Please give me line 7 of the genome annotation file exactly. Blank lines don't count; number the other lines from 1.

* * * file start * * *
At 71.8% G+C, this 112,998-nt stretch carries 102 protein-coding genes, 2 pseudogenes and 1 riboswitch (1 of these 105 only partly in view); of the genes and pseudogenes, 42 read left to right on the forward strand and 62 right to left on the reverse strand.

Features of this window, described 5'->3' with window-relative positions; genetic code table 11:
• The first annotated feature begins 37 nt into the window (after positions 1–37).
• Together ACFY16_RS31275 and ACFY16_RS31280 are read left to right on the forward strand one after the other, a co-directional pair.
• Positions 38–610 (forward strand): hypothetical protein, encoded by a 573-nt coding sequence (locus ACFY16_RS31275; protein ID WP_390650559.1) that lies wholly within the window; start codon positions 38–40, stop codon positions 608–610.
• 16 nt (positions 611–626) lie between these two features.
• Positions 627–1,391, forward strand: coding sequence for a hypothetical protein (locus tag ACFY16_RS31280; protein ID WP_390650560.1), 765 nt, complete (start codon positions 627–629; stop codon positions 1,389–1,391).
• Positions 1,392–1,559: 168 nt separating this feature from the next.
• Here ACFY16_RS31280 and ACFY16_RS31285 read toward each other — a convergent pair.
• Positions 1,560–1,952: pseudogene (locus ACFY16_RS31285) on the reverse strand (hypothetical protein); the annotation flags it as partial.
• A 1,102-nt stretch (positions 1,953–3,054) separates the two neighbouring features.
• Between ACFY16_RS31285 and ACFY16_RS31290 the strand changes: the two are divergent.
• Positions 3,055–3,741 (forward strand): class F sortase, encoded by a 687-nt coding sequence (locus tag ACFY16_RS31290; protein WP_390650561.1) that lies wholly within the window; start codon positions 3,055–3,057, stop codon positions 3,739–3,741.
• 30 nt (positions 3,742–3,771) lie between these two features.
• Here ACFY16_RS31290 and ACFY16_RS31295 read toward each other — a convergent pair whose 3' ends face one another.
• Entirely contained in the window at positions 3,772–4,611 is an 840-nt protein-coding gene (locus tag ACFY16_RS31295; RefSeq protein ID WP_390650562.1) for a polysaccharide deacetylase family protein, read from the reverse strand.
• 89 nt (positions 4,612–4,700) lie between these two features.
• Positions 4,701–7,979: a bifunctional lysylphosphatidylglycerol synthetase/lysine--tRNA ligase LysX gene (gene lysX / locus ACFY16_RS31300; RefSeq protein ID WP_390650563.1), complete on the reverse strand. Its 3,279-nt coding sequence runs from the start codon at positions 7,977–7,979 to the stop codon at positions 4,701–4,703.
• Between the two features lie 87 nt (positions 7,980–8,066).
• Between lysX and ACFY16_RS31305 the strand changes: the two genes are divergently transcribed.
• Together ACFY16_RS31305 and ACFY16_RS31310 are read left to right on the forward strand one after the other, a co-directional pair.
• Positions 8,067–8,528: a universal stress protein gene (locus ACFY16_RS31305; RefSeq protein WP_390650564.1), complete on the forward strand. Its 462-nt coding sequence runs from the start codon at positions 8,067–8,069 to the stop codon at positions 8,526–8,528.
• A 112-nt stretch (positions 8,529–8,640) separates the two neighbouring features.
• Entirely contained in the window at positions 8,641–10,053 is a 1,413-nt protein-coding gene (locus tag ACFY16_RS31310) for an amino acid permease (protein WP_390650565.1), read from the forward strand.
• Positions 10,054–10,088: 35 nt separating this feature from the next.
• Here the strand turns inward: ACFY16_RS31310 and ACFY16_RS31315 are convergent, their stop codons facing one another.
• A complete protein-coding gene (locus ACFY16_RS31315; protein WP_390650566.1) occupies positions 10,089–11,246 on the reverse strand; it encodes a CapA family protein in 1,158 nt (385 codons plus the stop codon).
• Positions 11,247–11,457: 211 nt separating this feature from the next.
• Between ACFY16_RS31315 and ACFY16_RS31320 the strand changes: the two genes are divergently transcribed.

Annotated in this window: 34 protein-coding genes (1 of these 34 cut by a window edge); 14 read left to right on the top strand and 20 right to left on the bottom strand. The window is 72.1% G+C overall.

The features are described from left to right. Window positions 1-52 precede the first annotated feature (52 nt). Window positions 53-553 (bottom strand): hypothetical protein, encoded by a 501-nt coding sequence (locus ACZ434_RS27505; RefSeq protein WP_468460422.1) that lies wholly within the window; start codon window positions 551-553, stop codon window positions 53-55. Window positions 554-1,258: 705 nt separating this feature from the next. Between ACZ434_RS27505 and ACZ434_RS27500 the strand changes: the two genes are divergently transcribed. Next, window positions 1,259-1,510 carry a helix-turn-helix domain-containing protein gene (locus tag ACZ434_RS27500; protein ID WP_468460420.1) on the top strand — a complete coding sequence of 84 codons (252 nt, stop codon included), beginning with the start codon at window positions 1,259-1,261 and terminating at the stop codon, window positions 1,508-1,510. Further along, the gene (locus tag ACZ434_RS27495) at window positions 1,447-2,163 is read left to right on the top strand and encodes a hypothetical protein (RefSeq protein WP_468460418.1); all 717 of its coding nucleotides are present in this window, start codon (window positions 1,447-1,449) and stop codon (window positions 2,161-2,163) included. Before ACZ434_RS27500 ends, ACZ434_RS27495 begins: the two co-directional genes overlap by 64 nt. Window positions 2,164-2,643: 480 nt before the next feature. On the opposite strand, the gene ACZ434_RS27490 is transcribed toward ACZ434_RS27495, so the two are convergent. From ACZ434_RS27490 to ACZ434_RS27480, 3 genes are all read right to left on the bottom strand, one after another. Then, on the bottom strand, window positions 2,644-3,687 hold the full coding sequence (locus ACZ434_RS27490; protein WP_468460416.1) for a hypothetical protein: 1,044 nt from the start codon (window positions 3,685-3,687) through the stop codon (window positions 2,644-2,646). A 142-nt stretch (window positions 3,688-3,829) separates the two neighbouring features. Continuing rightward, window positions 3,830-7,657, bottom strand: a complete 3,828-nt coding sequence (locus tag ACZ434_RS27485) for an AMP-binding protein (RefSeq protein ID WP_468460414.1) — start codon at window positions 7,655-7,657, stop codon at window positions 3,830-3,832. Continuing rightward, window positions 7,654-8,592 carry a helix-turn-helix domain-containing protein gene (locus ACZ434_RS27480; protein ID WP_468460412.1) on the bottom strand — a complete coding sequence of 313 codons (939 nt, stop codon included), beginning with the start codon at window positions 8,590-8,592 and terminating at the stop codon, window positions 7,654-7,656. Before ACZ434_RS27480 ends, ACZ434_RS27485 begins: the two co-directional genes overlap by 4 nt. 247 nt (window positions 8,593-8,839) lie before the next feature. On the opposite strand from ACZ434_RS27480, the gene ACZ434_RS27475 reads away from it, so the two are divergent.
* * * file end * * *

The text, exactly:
• Positions 627–1,391, forward strand: coding sequence for a hypothetical protein (locus tag ACFY16_RS31280; protein ID WP_390650560.1), 765 nt, complete (start codon positions 627–629; stop codon positions 1,389–1,391).